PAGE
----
The Queen's famous portrait
Another new portion of the Petite palace open to visitors is the warming kitchen. This kitchen was used to warm the food brought from the main kitchen. The food was not prepared here as to not let the smell of cooking food permeate the Trianon while Her Majesty was enjoying her day. The executors of the grand refurbishment wanted to show the stark difference between the Noble Floor and the servants areas.
I was very lucky to meet a curator who was heading into the theatre, visitors were not allowed in at the time and my Mom & I were invited in. To see him unlock the great gate with his old keys and to be inside of that precious jewel box, virtually alone, was something I will never forget! I was allowed in the back of the stage and got a wonderful private tour *sigh*. These pictures do not do justice to the gorgeous shade of Blue this theatre is decorated in. To be inside is truly like being inside of a jewel box. Lush Velvet and yards of luxurious fabric sweep you up into another world. We sat on the very benches Marie and her friends may have sat on and looked onto the very stage Marie~Antoinette performed her much talked about plays! It is breathtaking. Luckily the Theatre was overlooked and untouched by the throngs of people looking for "the walls of the whore, plastered in Gold and Diamonds" during the Revolution as it is tucked away. It is in the exact condition the Queen left it in. You can also see an original backdrop displayed on the stage.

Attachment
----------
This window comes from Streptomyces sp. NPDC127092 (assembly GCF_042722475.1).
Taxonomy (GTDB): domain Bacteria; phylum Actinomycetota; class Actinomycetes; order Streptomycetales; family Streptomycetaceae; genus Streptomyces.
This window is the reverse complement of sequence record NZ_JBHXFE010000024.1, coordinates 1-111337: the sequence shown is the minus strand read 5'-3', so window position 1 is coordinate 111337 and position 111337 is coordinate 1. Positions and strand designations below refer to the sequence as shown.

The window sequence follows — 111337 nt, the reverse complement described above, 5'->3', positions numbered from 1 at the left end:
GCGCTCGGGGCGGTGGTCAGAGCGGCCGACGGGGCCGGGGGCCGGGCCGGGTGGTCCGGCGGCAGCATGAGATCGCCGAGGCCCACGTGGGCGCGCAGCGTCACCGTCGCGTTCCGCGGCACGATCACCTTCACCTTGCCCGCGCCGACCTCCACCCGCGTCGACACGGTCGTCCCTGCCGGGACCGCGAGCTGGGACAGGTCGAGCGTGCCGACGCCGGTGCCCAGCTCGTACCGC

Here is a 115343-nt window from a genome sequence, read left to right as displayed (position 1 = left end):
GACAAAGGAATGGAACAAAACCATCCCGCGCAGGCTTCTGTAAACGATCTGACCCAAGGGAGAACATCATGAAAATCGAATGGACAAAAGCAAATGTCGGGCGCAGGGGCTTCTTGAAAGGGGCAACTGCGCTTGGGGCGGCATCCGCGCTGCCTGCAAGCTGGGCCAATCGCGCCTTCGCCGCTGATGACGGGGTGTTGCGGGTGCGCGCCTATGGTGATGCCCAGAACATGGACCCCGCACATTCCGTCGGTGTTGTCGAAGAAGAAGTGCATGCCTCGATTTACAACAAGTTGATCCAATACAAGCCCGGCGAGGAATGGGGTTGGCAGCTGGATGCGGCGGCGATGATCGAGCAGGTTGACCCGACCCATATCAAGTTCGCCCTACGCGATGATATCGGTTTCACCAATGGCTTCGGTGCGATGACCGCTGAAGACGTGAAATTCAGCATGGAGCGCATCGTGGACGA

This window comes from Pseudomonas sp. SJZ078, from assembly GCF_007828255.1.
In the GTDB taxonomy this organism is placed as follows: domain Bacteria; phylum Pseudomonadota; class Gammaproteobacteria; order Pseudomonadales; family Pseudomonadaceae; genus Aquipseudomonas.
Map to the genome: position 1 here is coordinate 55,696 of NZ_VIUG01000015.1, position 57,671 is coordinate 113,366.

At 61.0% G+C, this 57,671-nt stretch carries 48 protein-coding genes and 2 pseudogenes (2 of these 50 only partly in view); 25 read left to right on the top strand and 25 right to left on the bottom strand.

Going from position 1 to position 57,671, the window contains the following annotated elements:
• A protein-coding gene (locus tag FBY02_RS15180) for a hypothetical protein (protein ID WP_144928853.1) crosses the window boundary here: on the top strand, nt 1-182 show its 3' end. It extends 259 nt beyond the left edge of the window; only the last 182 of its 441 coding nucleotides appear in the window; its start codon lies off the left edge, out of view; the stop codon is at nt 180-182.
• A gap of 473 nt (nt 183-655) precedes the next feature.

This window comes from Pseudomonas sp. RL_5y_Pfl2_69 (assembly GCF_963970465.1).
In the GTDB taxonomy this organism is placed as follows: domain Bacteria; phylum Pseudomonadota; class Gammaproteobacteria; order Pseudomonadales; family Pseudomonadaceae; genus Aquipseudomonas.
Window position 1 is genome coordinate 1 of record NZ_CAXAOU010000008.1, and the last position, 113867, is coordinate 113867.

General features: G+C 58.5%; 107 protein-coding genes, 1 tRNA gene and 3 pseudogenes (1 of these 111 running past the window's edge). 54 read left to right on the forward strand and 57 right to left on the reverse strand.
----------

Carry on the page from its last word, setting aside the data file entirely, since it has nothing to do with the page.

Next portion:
I may be mistaken but I do believe that it is here in the theatre that a grand reception was held for Louis & MA after they were married. The floor can be raised level to the stage floor and thus create a large room for a grand party!
The Garden of the Trianon. "A furious Duc de Croÿ exclaimed in 1780 that 'the large green-house [the most costly and scholarly in Europe] has been replaced by tall mountains, a large rock, and a stream. Never have two acres of land been so totally changed, nor cost so much money.' In order to create her landscape garden, Marie-Antoinette changed everything. Between 1776 and 1783 architect Richard Mique built her a Chinese tilting ring, a Temple of Love, the Rock Pavilion, a theatre, and then the Hamlet. Receptions and nocturnal celebrations followed one after another, restoring to the Petit Trianon the spirit of the festivities that marked the early years of Versailles".
~From the official Versailles website
The view of the Temple of Love from her bedroom window.
There is so much one could write about the Petite Trianon alone, not to mention the other sites related to it. I could spend a week exploring everything! So I will leave you with this, a few morsels of information about this magical place.
Bisou Mon Amis!
Photos via flickr